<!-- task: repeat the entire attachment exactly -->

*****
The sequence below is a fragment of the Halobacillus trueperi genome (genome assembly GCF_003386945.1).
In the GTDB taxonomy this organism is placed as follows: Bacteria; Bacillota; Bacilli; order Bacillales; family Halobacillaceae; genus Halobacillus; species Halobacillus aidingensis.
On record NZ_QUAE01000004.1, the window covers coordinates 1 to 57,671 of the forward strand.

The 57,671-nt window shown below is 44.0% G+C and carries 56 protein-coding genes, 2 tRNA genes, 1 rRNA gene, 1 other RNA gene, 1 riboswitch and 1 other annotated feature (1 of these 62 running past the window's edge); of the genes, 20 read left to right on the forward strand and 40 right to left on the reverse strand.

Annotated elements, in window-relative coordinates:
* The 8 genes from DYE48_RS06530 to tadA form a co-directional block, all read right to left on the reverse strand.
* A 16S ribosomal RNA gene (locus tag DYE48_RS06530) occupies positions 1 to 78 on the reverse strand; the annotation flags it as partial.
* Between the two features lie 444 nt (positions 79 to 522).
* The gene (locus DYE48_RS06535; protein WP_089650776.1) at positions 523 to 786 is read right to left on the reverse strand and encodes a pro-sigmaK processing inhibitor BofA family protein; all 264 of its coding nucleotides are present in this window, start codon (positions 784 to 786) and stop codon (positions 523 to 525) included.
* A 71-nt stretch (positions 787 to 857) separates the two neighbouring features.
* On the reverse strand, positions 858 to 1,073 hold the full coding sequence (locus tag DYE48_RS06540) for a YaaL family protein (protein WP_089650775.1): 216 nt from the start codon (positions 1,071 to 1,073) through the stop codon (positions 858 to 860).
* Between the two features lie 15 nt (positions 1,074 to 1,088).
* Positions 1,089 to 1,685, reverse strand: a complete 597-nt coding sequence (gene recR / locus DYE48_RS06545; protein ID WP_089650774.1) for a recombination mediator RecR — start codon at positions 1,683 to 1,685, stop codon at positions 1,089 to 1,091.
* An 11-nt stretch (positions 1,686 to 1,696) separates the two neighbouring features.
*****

The sequence below is a fragment of the Halobacillus trueperi genome (genome assembly GCF_003386945.1).
In the GTDB taxonomy this organism is placed as follows: Bacteria; Bacillota; Bacilli; order Bacillales; family Halobacillaceae; genus Halobacillus; species Halobacillus aidingensis.
On record NZ_QUAE01000004.1, the window covers coordinates 1 to 57,671 of the forward strand.

The 57,671-nt window shown below is 44.0% G+C and carries 56 protein-coding genes, 2 tRNA genes, 1 rRNA gene, 1 other RNA gene, 1 riboswitch and 1 other annotated feature (1 of these 62 running past the window's edge); of the genes, 20 read left to right on the forward strand and 40 right to left on the reverse strand.

Annotated elements, in window-relative coordinates:
* The 8 genes from DYE48_RS06530 to tadA form a co-directional block, all read right to left on the reverse strand.
* A 16S ribosomal RNA gene (locus tag DYE48_RS06530) occupies positions 1 to 78 on the reverse strand; the annotation flags it as partial.
* Between the two features lie 444 nt (positions 79 to 522).
* The gene (locus DYE48_RS06535; protein WP_089650776.1) at positions 523 to 786 is read right to left on the reverse strand and encodes a pro-sigmaK processing inhibitor BofA family protein; all 264 of its coding nucleotides are present in this window, start codon (positions 784 to 786) and stop codon (positions 523 to 525) included.
* A 71-nt stretch (positions 787 to 857) separates the two neighbouring features.
* On the reverse strand, positions 858 to 1,073 hold the full coding sequence (locus tag DYE48_RS06540) for a YaaL family protein (protein WP_089650775.1): 216 nt from the start codon (positions 1,071 to 1,073) through the stop codon (positions 858 to 860).
* Between the two features lie 15 nt (positions 1,074 to 1,088).
* Positions 1,089 to 1,685, reverse strand: a complete 597-nt coding sequence (gene recR / locus DYE48_RS06545; protein ID WP_089650774.1) for a recombination mediator RecR — start codon at positions 1,683 to 1,685, stop codon at positions 1,089 to 1,091.
* An 11-nt stretch (positions 1,686 to 1,696) separates the two neighbouring features.